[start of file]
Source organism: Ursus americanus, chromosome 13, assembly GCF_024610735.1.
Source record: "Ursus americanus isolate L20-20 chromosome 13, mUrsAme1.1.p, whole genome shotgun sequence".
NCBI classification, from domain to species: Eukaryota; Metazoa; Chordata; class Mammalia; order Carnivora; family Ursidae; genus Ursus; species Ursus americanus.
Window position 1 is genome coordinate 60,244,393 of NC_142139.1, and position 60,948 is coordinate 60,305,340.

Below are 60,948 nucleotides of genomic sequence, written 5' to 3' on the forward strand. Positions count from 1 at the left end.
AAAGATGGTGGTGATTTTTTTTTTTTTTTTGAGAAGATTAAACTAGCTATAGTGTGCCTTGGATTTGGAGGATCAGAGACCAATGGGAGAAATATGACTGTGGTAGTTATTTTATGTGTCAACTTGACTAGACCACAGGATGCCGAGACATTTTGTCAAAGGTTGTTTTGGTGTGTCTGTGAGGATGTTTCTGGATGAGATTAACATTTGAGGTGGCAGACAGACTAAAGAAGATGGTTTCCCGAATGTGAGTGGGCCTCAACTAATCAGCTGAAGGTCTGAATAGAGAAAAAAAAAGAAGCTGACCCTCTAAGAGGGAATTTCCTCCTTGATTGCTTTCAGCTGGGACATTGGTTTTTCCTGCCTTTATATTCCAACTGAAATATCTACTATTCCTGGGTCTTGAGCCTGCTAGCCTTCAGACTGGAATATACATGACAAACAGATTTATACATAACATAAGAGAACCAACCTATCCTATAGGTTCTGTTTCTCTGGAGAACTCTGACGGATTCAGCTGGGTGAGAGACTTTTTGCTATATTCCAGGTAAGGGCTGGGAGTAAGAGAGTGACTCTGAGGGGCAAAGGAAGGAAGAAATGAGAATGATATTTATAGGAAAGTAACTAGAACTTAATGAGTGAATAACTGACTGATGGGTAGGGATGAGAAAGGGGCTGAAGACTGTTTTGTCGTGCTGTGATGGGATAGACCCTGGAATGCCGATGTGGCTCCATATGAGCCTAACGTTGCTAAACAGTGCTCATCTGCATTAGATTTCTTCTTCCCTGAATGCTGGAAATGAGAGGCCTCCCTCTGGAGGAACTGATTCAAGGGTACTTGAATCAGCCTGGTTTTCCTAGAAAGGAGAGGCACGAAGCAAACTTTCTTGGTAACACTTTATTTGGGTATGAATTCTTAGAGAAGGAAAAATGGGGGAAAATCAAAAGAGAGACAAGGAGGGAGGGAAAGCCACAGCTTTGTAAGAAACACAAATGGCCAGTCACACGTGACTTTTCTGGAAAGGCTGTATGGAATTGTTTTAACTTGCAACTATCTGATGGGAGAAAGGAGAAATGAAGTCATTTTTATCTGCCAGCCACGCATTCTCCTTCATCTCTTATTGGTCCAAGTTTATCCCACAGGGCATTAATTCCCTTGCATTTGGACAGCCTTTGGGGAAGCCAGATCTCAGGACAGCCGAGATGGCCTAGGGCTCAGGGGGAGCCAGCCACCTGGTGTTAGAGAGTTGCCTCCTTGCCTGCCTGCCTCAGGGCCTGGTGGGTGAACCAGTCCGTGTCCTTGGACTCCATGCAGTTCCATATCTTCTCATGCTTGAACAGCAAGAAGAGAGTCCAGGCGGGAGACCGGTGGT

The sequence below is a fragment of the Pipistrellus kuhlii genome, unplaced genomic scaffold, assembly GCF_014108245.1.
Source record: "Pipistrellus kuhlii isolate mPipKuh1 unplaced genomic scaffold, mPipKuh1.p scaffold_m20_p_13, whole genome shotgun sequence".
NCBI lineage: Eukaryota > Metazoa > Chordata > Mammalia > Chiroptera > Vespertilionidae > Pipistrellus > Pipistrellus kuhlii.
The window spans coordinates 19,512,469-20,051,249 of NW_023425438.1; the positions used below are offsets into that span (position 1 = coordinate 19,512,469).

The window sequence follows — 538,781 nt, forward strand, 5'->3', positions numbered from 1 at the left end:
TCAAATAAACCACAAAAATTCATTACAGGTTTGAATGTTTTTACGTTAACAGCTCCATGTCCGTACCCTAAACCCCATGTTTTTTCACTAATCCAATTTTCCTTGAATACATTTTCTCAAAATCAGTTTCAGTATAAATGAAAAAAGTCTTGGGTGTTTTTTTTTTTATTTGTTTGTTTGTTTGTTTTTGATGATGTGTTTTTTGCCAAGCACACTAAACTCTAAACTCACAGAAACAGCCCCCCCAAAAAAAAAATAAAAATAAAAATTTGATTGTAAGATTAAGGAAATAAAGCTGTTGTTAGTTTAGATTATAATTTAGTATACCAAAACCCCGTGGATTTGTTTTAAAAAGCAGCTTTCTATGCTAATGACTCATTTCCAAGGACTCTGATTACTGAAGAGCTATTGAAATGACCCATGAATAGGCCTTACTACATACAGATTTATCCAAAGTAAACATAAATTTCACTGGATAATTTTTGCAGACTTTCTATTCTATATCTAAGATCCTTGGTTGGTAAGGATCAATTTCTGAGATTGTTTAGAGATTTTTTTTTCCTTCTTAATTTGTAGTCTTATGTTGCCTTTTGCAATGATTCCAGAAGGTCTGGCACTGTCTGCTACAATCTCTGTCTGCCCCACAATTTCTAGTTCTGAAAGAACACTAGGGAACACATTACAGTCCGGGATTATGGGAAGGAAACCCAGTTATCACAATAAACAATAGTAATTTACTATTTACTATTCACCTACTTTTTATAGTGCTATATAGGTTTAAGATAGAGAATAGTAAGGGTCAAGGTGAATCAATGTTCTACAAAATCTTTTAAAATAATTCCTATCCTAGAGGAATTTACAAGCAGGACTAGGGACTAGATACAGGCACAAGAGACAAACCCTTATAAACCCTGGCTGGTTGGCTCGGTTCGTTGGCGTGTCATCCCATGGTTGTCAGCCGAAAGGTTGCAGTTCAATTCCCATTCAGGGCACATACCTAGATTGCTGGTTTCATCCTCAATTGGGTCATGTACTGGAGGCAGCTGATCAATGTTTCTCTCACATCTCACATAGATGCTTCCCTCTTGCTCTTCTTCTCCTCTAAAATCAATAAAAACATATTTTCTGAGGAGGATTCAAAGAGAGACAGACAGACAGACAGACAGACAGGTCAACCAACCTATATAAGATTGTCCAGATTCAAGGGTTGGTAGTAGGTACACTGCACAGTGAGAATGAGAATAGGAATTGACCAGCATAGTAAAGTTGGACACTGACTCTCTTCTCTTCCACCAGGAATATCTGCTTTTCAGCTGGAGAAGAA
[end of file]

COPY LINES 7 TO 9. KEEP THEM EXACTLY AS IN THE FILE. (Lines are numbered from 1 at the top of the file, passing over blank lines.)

The sequence below is a fragment of the Pipistrellus kuhlii genome, unplaced genomic scaffold, assembly GCF_014108245.1.
Source record: "Pipistrellus kuhlii isolate mPipKuh1 unplaced genomic scaffold, mPipKuh1.p scaffold_m20_p_13, whole genome shotgun sequence".
NCBI lineage: Eukaryota > Metazoa > Chordata > Mammalia > Chiroptera > Vespertilionidae > Pipistrellus > Pipistrellus kuhlii.